Microsoft: What it means for captives
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By now, most in the captive insurance industry know about the Cease and Desist Order issued last year by the elected Washington Insurance Commissioner (the “Commissioner”) to Cypress, Microsoft’s Arizona-domiciled captive. The Commissioner ordered Cypress to stop transacting insurance and to pay Washington tax on its premiums, as well as interest and penalties. The dispute settled for $876,820, and Cypress issues its policies through a surplus lines broker. Since then, the Commissioner established a “Self-Reporting Plan” available to captive insurers who self-report prior to June 30, 2020. Under the Plan, premium tax, interest on premium tax and the tax penalty will be calculated based upon a “look-back period” and objectionable activity outside of the look-back period forgiven. The length of the look-back depends upon the timing of self-reporting. Before December 31, 2019 will include the current year and the previous ten years. January 1, 2020 to June 30, 2020 will include the current year plus the 15 previous policy years, and anything later will include all years since inception of the captive. The Commissioner argues there is no applicable statute of limitations. Starting July 1, 2019, the fine amount and penalty increases every six months a captive program waits to self-report, until reaching a “maximum” on June 30, 2020.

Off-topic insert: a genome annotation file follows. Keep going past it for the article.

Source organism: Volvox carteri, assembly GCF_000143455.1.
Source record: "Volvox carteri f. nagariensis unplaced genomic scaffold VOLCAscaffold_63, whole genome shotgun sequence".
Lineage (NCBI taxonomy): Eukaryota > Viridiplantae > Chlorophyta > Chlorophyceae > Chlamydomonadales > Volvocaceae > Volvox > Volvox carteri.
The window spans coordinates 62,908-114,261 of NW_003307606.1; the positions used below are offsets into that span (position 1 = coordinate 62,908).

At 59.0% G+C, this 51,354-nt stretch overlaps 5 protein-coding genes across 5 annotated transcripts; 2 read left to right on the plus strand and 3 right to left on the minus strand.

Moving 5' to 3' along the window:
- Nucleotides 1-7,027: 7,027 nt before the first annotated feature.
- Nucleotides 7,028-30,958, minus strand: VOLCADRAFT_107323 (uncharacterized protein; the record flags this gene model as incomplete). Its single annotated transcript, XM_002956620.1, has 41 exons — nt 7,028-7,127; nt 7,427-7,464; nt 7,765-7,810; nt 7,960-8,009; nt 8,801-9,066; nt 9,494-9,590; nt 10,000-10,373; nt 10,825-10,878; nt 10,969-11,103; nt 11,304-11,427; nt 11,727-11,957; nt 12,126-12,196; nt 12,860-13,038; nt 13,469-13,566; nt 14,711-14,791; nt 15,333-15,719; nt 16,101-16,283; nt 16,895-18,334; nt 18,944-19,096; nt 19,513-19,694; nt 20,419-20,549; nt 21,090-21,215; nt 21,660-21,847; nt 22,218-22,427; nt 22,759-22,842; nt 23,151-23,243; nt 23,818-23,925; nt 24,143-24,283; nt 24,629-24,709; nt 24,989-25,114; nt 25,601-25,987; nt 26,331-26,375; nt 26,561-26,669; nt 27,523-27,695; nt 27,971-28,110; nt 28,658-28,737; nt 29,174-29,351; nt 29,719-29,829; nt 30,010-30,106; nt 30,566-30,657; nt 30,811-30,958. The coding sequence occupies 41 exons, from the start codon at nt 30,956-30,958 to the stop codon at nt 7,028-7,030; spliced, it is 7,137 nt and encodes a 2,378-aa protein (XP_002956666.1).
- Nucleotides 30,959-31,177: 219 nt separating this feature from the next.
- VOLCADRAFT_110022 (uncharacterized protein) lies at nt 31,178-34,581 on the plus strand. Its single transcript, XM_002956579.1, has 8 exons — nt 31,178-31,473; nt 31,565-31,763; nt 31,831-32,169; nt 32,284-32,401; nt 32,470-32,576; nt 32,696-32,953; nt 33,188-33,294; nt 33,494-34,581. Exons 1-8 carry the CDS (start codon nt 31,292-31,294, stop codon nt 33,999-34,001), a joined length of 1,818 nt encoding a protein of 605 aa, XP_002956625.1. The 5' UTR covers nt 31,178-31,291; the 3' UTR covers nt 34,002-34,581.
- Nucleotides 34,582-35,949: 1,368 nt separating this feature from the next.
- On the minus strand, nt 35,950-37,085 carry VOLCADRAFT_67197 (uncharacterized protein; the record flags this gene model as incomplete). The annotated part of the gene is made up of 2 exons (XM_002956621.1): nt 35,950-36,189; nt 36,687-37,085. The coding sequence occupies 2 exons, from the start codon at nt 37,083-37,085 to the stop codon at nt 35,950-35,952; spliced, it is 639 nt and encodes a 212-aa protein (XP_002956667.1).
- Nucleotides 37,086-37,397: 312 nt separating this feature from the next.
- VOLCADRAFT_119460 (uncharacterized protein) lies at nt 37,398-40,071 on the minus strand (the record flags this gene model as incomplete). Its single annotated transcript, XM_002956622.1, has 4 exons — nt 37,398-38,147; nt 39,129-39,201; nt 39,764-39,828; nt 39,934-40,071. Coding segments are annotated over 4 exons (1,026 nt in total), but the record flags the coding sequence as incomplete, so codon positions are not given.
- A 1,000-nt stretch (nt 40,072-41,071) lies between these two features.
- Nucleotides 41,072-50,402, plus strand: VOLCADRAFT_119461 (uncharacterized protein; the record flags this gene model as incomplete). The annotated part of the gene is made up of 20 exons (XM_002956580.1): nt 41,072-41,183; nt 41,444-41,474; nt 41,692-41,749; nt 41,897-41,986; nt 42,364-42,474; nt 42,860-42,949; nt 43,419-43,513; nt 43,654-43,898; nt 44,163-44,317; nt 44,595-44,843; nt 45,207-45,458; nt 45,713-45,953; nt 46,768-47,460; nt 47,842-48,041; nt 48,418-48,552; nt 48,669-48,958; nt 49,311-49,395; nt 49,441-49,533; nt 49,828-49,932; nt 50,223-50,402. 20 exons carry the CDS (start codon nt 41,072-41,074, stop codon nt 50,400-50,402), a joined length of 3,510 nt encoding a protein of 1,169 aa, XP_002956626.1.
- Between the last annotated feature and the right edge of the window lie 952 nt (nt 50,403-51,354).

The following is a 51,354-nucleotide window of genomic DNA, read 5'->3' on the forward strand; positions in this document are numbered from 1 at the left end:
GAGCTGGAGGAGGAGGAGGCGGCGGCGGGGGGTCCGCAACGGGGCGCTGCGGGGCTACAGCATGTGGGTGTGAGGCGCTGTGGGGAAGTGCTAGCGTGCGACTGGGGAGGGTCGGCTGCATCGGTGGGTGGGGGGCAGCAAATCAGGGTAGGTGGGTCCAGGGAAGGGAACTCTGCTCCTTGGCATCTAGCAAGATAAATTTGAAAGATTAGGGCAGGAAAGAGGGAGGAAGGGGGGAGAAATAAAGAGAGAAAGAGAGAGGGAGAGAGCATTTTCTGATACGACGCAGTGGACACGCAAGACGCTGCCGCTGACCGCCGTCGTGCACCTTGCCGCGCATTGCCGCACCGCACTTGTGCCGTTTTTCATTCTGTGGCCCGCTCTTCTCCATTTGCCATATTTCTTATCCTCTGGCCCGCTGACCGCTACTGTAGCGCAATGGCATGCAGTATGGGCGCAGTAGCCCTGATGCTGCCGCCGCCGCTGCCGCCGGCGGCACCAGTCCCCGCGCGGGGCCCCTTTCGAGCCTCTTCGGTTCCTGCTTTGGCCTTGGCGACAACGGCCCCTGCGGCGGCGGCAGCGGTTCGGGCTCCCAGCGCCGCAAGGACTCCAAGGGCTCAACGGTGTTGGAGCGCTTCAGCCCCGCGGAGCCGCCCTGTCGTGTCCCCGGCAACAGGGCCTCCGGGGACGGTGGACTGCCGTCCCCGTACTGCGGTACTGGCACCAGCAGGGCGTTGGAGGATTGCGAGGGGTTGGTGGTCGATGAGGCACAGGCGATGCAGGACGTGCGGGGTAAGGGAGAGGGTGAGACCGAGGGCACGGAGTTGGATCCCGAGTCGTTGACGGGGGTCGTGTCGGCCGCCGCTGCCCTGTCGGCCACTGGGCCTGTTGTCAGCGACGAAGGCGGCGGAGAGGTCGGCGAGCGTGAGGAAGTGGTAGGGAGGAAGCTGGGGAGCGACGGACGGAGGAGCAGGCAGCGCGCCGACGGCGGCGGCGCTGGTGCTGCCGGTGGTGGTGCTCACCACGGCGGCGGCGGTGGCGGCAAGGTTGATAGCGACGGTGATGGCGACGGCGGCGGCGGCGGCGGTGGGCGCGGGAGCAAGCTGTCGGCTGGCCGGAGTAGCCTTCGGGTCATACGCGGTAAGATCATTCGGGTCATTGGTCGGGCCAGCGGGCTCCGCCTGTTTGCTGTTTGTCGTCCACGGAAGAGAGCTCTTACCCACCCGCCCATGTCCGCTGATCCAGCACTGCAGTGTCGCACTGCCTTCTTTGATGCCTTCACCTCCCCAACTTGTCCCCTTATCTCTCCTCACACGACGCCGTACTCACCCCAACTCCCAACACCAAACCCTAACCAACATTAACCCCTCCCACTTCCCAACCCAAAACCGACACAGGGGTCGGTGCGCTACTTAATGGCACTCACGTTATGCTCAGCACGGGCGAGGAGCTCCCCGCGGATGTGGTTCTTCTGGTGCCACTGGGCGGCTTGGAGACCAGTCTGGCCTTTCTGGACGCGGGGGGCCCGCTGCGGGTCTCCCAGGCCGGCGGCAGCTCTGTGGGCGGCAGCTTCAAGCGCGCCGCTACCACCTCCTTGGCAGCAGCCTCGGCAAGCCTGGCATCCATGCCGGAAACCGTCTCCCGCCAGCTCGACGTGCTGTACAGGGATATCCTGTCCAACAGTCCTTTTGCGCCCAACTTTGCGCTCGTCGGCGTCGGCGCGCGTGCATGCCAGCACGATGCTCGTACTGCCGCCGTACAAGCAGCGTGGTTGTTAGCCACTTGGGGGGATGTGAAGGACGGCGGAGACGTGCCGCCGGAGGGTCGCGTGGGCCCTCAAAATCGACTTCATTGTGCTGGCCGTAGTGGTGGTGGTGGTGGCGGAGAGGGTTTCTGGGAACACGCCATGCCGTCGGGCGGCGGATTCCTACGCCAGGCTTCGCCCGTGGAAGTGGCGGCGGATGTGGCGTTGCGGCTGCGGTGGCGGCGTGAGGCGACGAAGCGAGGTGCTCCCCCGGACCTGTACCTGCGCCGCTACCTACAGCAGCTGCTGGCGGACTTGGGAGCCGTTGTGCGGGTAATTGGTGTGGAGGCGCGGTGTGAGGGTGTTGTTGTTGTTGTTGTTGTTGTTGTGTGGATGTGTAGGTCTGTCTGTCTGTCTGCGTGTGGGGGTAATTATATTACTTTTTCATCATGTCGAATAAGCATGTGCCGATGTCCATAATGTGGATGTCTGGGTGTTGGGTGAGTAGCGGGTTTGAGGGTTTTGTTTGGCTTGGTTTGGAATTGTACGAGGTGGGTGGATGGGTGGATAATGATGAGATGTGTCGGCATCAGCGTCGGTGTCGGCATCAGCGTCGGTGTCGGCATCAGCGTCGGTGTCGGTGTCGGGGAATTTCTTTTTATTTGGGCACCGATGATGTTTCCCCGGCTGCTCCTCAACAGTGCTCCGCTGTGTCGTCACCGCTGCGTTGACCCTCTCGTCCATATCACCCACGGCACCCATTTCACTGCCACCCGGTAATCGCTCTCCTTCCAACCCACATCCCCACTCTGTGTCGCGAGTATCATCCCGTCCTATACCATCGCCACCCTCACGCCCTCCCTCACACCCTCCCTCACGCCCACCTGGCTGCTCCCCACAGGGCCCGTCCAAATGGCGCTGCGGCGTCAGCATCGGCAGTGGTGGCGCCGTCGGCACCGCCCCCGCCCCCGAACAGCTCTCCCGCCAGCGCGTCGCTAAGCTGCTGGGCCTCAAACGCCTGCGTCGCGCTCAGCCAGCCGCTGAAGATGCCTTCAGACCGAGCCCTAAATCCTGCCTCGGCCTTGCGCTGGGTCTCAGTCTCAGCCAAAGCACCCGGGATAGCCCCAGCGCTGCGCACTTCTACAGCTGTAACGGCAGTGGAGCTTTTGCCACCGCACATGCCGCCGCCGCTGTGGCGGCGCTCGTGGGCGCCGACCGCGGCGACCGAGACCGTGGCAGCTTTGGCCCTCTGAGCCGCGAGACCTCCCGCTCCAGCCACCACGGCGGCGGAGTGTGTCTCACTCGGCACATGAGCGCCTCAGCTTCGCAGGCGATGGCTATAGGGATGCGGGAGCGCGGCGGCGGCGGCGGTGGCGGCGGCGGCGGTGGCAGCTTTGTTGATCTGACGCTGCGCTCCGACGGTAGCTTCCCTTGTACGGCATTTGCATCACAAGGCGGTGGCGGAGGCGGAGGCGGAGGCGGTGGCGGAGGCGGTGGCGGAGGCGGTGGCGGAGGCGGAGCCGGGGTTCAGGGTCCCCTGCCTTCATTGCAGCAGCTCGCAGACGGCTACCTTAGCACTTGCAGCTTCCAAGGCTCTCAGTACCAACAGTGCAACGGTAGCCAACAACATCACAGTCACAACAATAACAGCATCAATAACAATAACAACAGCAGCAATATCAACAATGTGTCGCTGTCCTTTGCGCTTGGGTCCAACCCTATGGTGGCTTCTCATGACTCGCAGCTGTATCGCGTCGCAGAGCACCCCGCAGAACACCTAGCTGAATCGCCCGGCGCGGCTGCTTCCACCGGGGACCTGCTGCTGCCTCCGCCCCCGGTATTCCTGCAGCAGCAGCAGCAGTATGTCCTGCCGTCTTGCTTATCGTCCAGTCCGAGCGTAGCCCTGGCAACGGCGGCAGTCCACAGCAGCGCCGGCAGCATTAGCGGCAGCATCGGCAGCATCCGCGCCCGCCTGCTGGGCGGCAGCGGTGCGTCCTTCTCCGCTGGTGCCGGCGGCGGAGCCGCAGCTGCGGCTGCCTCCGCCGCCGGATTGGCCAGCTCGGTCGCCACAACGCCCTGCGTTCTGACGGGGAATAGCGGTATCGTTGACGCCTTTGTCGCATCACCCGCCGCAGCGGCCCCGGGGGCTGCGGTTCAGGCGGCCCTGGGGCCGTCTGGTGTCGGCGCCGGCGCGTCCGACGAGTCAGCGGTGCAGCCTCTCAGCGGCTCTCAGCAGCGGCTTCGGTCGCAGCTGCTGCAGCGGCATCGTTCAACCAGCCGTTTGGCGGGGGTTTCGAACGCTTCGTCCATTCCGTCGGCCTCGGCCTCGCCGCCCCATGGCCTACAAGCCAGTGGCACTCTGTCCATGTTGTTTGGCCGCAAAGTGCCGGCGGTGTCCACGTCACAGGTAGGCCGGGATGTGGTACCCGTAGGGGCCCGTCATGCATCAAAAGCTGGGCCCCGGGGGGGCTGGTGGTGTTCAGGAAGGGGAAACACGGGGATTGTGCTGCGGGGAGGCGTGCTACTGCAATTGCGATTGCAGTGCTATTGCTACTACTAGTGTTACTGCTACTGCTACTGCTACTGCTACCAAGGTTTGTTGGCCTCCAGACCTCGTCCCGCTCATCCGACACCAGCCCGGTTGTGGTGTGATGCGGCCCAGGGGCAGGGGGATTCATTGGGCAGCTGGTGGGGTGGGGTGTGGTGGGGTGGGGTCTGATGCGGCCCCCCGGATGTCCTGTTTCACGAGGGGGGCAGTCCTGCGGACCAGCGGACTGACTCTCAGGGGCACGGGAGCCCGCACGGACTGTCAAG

Despite the rhetoric, not every captive insuring risks in Washington would owe premium tax to the state and, in every case, enforcement actions must address constitutional due process considerations. The Supreme Court case Todd Shipyards established that simply insuring risks located in another state is not sufficient “minimum contact” to justify a state’s imposition of taxes on the transaction. However, any captive with Washington activity should nonetheless consider the self-reporting regime or its argument for why no tax applies.
Whether other state regulators pursue similar new, aggressive approaches to captive taxation remains to be seen.